How do the heads of tripods and monopods differ from each other?

Are some able to be used on both types of support systems? Or is it just tripod heads and monopod heads?

I'm trying to categorise heads for support systems, and would like to know if some can be used for both purposes? Or are they separate like oil and water?

  • What problem are you trying to solve? Do you need a head for a tripod or for a monopod? What types of subjects do you desire to photograph? Static scenes or dynamic scenes?
    – Michael C
    Dec 30, 2016 at 10:51
  • The question is not specific to a problem. It's a general question. I am looking to categorise heads for tripods, monopods or both. Dec 30, 2016 at 10:59

2 Answers 2


There's a lot of overlap in terms of what can be used with each type of support. In general both tripods and monopods use a standard 3/8" bolt to connect to the heads attached to them. So pretty much any head that can be attached to a tripod can also be attached to a monopod and vice versa.

But monopods and tripods tend to be used differently and thus the requirements for a head vary as well.

In practice most monopod users either attach the camera or lens directly to the monopod or use a tilt head that only rotates on one axis. It is normally attached so that it affords the user to tilt the camera up or down with respect to the leg of the monopod. The Manfrotto 234RC is a very popular monopod head.

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The nature of a monopod allows panning right to left or left to right simply by rotating the single leg. Most lenses used with a monopod have a lens collar which allows the lens and camera to rotate from landscape to portrait orientation via the tripod collar. This is often the case because one of the chief reasons for using a monopod is to help support the weight of a heavy lens. So only the up/down axis usually needs a point of rotation with a monopod head.

enter image description here

Tripods, on the other hand, are more static. Their three legs make them self-supporting. And although a lens collar can be used to rotate from landscape to portrait orientation when a lens with a tripod collar is attached to a tripod, there are a lot of lenses that have no tripod collars and the camera is attached directly to the tripod head. Although tripods are sometimes used to help support a heavy lens, they are mainly used to eliminate camera movement. Many of the cameras mounted on tripods have smaller, lighter lenses without tripod collars and so it is the camera itself that is attached to the tripod head. Most of the various types of heads commonly used on tripods allow for movement on all three axes: pan left<-->right, pan up<-->down, and rotate from landscape to portrait orientation. Ball heads are popular with tripods. So are "three-way" heads.

Ball headthree way pan head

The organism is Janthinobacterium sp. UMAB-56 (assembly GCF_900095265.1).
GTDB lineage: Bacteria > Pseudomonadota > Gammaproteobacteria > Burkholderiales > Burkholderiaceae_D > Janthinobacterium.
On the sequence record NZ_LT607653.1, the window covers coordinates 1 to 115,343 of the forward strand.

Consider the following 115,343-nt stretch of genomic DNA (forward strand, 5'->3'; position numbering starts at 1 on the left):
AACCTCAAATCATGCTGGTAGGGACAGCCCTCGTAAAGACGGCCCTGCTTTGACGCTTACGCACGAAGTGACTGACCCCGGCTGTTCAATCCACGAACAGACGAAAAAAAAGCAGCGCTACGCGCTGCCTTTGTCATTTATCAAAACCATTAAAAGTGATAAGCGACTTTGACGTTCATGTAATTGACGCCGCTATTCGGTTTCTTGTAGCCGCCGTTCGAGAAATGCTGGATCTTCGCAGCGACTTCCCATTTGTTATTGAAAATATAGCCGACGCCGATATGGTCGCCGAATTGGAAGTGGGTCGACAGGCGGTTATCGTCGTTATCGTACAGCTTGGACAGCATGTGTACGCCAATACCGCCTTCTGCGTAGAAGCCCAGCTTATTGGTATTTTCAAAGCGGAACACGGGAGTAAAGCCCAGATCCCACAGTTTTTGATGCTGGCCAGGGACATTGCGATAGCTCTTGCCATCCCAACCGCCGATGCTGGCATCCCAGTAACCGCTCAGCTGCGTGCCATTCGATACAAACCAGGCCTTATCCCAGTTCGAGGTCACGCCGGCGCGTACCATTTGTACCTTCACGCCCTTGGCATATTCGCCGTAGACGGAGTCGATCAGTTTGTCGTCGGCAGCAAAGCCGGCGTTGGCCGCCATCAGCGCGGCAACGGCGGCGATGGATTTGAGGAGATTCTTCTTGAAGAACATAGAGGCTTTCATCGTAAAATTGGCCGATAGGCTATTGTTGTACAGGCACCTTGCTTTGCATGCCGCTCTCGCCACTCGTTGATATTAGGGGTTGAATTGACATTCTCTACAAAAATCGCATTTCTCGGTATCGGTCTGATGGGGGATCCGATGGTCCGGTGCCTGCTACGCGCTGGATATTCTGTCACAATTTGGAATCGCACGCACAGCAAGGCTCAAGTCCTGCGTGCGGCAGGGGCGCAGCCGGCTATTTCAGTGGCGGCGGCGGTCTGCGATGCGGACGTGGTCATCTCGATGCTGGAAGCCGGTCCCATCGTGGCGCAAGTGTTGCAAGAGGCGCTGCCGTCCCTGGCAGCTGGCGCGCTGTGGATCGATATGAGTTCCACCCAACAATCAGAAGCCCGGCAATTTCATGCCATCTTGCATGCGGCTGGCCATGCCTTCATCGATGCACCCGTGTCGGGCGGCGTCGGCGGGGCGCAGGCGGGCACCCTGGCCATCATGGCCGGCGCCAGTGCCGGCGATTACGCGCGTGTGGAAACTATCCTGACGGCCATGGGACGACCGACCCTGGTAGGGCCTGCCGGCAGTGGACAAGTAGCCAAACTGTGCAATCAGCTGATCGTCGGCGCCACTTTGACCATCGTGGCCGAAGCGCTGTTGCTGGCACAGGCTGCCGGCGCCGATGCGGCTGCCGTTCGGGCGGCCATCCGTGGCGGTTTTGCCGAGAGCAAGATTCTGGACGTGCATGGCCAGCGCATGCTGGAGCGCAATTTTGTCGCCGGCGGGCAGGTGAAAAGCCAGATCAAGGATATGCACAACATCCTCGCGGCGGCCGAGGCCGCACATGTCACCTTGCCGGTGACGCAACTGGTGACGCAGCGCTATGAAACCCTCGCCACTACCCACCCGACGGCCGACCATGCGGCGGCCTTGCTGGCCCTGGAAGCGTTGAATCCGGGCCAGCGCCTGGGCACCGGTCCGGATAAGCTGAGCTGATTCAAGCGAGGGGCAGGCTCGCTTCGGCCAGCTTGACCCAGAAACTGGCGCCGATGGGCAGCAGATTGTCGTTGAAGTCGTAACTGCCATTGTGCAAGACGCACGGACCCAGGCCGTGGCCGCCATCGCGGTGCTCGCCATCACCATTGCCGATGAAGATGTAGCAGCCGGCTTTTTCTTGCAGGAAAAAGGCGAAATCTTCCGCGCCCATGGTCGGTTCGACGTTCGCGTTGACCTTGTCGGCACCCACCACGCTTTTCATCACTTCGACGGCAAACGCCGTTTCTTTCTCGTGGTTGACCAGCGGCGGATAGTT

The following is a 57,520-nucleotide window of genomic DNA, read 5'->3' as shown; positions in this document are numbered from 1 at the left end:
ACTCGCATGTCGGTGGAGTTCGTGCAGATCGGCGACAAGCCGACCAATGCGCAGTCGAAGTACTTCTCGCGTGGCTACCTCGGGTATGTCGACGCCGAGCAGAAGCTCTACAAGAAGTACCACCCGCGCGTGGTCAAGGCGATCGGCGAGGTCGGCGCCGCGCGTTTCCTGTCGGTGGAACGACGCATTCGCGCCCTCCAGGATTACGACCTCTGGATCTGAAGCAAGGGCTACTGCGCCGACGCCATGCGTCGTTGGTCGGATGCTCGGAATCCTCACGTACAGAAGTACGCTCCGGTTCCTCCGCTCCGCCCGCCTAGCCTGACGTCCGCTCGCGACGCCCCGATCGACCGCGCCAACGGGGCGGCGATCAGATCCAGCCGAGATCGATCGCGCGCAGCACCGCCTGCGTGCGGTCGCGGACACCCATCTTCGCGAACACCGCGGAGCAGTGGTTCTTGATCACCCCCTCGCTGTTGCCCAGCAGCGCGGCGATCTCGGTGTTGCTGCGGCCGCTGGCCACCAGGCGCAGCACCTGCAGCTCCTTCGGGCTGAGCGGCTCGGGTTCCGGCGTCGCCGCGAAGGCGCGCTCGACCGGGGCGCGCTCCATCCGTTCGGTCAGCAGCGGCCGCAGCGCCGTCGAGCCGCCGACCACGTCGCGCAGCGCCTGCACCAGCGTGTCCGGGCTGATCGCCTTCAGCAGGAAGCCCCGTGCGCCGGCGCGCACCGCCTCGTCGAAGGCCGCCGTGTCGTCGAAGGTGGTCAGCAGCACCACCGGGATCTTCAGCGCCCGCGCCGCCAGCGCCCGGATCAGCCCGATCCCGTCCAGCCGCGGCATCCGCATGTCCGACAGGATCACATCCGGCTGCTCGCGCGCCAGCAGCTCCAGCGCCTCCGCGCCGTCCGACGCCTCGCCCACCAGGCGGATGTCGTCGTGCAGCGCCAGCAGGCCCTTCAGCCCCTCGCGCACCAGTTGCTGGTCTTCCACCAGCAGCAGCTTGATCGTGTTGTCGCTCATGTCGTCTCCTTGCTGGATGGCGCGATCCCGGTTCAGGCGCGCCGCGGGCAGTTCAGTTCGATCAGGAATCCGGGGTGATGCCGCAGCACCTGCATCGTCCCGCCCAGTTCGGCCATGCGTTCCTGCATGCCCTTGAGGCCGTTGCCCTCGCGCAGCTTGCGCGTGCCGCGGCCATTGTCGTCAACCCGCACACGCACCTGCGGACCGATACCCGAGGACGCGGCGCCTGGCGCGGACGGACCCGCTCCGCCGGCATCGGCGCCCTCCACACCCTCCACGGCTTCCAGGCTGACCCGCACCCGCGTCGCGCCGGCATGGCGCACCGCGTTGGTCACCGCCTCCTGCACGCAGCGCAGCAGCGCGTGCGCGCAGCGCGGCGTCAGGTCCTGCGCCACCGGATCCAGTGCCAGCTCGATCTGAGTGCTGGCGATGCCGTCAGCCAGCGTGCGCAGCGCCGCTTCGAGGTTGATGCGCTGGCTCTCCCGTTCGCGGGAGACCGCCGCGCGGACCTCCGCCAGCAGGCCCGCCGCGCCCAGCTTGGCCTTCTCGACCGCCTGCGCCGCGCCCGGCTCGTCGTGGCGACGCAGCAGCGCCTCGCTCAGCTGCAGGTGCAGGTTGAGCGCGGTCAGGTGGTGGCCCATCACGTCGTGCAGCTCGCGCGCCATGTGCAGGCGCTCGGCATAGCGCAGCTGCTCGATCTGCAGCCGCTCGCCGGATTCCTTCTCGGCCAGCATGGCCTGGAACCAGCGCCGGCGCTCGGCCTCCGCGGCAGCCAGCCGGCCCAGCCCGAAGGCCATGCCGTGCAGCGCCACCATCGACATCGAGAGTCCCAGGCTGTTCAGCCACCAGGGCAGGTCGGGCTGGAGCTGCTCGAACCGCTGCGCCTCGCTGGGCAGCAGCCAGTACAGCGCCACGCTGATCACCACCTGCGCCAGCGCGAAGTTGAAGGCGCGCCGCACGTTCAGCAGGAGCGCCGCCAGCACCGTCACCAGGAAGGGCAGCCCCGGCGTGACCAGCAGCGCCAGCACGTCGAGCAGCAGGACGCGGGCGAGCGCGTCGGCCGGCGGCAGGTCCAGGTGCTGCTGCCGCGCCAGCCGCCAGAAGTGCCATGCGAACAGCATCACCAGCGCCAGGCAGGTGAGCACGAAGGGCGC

There are also other types of heads, such as gimbal heads. Pistol grip heads are a special kind of ball head. All of these heads allow the camera/lens to be pointed in many different directions without moving the legs of the tripod.

There are some who use ball heads or pistol grip heads on monopods, but using a head with flexibility in all three axes at the same time can be problematic with a support having only a single leg. This is especially the case with heavier lenses and cameras that are typically supported by monopods. During adjustment of the head you frequently need one hand to hold the camera steady to keep it from flopping over, one hand to operate the adjusting knobs or levers on the head, and your third hand to hold the monopod upright. :-)

This isn't as much an issue with lighter cameras/lenses that are typically attached via the camera rather than the lens. The hand supporting the camera during adjustment can also hold the entire assembly up enough to let the leg dangle in mid-air as the other hand operates the levers/knobs on the ball head. Lighter weight monopods meant for those lightweight cameras are sometimes sold with ball heads.

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  • Worth mentioning that one advantage of using a ball head for appropriately sized cameras involves use cases where you're using another vertical object as an aditional "leg" to lean the monopod against; in this situation, you often end up with the tilt of the 'pod not lined up with the z axis. Dec 30, 2016 at 19:25
  • @junkyardsparkle I'm not sure the question even begins to address advantages/disadvantages.
    – Michael C
    Dec 30, 2016 at 20:52
  • @junkyardsparkle The problem you cite is more than adequately solved by a single axis tilt head, such as the one pictured at the top of the answer. You don't need a ball head to adjust a single axis.
    – Michael C
    Dec 30, 2016 at 20:54
  • The point of my comment is that, in that situation, you may well need more than one axis (pitch and roll), since the 'pod will likely be leaning sideways relative to the direction the camera is pointed (unless you want the entire back of the camera to be obscured by a tree trunk you're leaning it against, for example). Dec 30, 2016 at 21:01
  • You can change the the relationship between the optical axis and the adjustment axis on a tilt head. Rather than using it to adjust the "y" axis you can rotate it 90° to use it to adjust the "z" axis. The one pictured will tilt past 90° in either direction.
    – Michael C
    Dec 30, 2016 at 21:03

Michael has a thorough answer above. The short answer is you can pan a monopod left and right by twisting it so your monopod head doesn't need to pan. While one could pan a tripod by picking it up and twisting it, that is suboptimal. That's why tripod heads can pan.

  • Although most tripods with a center column will let you rotate the center column independently of the head.
    – Michael C
    Jan 5, 2017 at 2:13

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